- Weekly group classes: Consistency and repetition help any actor grow, and weekly classes can help build a foundation for young actors as they learn to work with others. Besides providing a fun space to make friends, group classes reinforce acting basics like listening, reacting, and tackling difficult material. “Any time parents ask me for advice, I always advise them to start with an ongoing, age-appropriate class,” Simon says.
- Workshops: There are a variety of workshops available for child actors, including audition intensives, musical theater boot camps, and single-day on-camera classes. These are typically led by experts and focus on helping performers hone their skills in a specific area. “What I find most valuable about workshops is [that] the environment pushes a performer to bring their A-game to a group of strangers,” Simon explains.
- Private coaching: This route provides the benefit of undivided attention and the ability to focus on developing specific skills that might get overlooked in a group class. “One-on-one coaching offers a personalized environment in which a young performer can feel safe and free to express themselves while being propelled to reach personal heights,” Simon explains, noting that coaching is particularly important for kids who audition regularly.
- Summer programs: Summer is a fantastic time for your child actor to get to work while their schedule is freer. That said, not all programs are right for children who are working to develop a professional acting career. Jessica R. Grosman, the founder and artistic director of A Class Act New York, offers a few key indicators of a high-quality summer program:
- The program provides an hourly breakdown of the daily schedule, and there isn’t much downtime or time spent on more traditional summer camp activities.
- The classes are small and divided by age group.
- The instructors are working actors with past credits.
The best place for child actors to find auditions is through an online casting platform like Backstage—at least at first. Once a child actor has secured representation, their agent will have direct connections to casting directors and can submit them for bigger roles with major networks and studios.
Backstage has been around for more than 60 years and is home to thousands of vetted casting opportunities, which are updated daily. These range from smaller projects like student shorts, web series, and regional theater to Hollywood features and Broadway productions.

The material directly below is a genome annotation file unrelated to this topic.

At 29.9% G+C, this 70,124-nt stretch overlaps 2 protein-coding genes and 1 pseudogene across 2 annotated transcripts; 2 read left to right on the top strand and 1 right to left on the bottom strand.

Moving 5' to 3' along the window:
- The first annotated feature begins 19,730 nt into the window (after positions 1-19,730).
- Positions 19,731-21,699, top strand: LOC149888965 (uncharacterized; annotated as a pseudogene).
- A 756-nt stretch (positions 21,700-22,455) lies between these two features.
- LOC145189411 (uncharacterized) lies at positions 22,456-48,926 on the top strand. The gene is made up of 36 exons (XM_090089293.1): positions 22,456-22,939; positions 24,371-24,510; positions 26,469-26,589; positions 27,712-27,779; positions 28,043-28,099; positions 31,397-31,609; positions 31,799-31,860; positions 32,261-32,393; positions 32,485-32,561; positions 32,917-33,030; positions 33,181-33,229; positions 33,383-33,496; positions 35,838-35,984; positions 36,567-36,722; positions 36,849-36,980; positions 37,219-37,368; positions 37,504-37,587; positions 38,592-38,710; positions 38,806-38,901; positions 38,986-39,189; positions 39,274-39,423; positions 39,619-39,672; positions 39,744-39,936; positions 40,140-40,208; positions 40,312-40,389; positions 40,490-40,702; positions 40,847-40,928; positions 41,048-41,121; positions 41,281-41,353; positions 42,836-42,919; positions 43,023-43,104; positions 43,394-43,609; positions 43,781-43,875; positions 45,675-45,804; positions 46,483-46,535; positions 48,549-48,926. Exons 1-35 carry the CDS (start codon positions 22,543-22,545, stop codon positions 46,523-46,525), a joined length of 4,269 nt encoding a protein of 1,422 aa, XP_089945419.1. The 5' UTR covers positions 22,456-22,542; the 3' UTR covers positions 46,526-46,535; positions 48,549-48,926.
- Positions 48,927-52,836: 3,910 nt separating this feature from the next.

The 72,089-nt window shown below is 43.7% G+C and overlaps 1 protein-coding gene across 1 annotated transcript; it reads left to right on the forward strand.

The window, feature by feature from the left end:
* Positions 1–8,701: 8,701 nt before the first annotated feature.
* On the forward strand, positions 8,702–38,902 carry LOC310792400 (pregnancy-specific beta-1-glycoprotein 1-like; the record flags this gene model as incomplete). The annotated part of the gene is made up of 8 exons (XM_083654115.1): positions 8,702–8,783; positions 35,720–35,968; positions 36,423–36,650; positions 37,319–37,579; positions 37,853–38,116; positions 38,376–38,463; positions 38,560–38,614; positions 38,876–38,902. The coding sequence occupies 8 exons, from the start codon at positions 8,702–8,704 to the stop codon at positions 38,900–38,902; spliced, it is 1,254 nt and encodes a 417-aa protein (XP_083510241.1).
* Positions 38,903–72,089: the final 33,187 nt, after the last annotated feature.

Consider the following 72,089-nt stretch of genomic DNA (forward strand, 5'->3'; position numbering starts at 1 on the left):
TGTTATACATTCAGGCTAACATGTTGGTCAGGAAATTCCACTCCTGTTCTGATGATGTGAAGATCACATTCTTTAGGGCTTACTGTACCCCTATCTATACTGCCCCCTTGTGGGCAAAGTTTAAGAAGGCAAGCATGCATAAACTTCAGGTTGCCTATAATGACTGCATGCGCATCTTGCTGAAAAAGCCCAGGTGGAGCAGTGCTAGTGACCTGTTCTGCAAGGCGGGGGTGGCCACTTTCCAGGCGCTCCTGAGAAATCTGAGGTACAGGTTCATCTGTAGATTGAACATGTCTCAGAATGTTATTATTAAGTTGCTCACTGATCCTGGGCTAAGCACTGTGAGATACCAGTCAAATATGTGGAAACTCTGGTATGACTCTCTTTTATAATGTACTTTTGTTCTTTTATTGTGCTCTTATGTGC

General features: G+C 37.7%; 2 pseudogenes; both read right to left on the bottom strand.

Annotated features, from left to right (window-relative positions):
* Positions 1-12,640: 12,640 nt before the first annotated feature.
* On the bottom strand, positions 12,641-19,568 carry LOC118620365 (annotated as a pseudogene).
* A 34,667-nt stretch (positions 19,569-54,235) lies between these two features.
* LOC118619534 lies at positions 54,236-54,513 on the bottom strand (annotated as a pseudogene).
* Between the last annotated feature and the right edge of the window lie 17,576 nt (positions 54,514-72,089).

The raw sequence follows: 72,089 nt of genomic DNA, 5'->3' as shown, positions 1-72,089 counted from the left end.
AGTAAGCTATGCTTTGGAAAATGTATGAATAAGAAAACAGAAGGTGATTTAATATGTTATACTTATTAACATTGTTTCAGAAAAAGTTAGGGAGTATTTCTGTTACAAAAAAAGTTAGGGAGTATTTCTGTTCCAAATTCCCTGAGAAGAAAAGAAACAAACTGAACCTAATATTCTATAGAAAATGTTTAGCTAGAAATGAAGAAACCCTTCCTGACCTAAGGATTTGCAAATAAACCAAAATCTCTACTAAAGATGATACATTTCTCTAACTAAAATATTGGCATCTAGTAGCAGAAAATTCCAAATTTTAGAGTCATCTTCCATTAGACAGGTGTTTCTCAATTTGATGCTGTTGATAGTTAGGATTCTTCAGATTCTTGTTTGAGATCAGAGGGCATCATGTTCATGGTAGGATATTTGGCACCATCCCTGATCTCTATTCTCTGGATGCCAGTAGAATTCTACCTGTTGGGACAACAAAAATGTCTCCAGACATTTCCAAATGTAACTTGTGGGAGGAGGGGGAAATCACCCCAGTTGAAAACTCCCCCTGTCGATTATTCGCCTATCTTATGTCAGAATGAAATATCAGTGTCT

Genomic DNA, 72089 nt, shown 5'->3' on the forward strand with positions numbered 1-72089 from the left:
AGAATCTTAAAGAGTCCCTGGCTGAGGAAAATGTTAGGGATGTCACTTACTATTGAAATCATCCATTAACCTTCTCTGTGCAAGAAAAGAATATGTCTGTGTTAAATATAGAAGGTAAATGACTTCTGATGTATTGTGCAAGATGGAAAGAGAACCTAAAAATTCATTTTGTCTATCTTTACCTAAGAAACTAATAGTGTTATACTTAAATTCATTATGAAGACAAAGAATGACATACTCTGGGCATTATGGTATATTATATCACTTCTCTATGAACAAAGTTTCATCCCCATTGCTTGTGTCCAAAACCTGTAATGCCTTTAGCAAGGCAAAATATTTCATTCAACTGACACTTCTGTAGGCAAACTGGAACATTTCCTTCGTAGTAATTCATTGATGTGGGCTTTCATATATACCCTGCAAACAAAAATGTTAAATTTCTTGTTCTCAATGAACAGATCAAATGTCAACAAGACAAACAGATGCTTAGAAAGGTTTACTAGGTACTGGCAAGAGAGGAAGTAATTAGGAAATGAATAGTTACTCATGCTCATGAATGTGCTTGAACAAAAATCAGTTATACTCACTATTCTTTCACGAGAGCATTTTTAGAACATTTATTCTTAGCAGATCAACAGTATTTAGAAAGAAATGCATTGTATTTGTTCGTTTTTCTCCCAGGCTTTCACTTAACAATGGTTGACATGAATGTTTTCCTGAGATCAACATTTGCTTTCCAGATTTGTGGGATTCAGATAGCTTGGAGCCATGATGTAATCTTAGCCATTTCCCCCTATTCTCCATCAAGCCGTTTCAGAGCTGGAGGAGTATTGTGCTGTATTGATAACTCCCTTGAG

We have several subscription options available, although our most popular is an annual web-only subscription. Once you’ve figured out which tier best suits your child’s needs, here’s how to use Backstage to find what you’re looking for:
- Create a personalized talent profile for your child. Include information about their acting credits, skills, and training, plus photos, videos, and/or audio clips. Once your kid has a profile, they can be discovered by CDs, directors, and others searching our Talent Database.
- Submit to casting calls. It’s easy to find the roles your child might be right for using our customized search. Enter the age range, location, and the production type you’re looking for, and watch the casting notices appear.
- Schedule auditions. Once your kid has submitted, you can communicate directly with CDs and filmmakers via our dedicated messaging system.
- Choose audition materials. Backstage’s monologue database will become a must-have before you know it. Set your filters (including genre, age range, and gender), and you’ll find a number of options that your child can start working on right away.
- Research agents and managers. Find contact info for professionals who represent children, and learn about acting schools and coaches for kids.
Audition prep depends on the type of project they’re going out for. For theatrical productions, there are usually several rounds of auditions; for film and TV, your child will likely be required to memorize a few pages of the script. Here’s what you can expect from each: